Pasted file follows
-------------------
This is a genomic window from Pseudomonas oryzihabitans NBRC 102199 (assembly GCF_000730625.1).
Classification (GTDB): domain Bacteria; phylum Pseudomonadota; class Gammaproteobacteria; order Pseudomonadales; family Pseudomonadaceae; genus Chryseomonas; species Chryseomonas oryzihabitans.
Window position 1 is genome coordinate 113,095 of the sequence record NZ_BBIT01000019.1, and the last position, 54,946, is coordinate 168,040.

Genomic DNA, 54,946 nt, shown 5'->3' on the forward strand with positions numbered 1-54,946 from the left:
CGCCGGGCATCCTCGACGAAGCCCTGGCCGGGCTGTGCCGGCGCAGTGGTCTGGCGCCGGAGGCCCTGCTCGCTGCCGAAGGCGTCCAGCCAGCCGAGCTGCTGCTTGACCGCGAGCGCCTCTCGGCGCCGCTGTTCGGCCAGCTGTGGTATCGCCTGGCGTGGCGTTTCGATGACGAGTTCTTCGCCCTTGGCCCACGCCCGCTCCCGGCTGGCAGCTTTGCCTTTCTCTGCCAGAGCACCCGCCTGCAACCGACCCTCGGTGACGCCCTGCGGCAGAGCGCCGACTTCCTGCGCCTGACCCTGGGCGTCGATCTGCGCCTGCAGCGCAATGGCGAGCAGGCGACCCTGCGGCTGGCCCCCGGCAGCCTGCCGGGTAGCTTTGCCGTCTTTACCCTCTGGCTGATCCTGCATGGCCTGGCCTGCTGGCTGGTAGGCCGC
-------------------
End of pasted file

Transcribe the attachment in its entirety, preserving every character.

This is a genomic window from Pseudomonas oryzihabitans NBRC 102199 (assembly GCF_000730625.1).
Classification (GTDB): domain Bacteria; phylum Pseudomonadota; class Gammaproteobacteria; order Pseudomonadales; family Pseudomonadaceae; genus Chryseomonas; species Chryseomonas oryzihabitans.
Window position 1 is genome coordinate 113,095 of the sequence record NZ_BBIT01000019.1, and the last position, 54,946, is coordinate 168,040.

Genomic DNA, 54,946 nt, shown 5'->3' on the forward strand with positions numbered 1-54,946 from the left:
CGCCGGGCATCCTCGACGAAGCCCTGGCCGGGCTGTGCCGGCGCAGTGGTCTGGCGCCGGAGGCCCTGCTCGCTGCCGAAGGCGTCCAGCCAGCCGAGCTGCTGCTTGACCGCGAGCGCCTCTCGGCGCCGCTGTTCGGCCAGCTGTGGTATCGCCTGGCGTGGCGTTTCGATGACGAGTTCTTCGCCCTTGGCCCACGCCCGCTCCCGGCTGGCAGCTTTGCCTTTCTCTGCCAGAGCACCCGCCTGCAACCGACCCTCGGTGACGCCCTGCGGCAGAGCGCCGACTTCCTGCGCCTGACCCTGGGCGTCGATCTGCGCCTGCAGCGCAATGGCGAGCAGGCGACCCTGCGGCTGGCCCCCGGCAGCCTGCCGGGTAGCTTTGCCGTCTTTACCCTCTGGCTGATCCTGCATGGCCTGGCCTGCTGGCTGGTAGGCCGC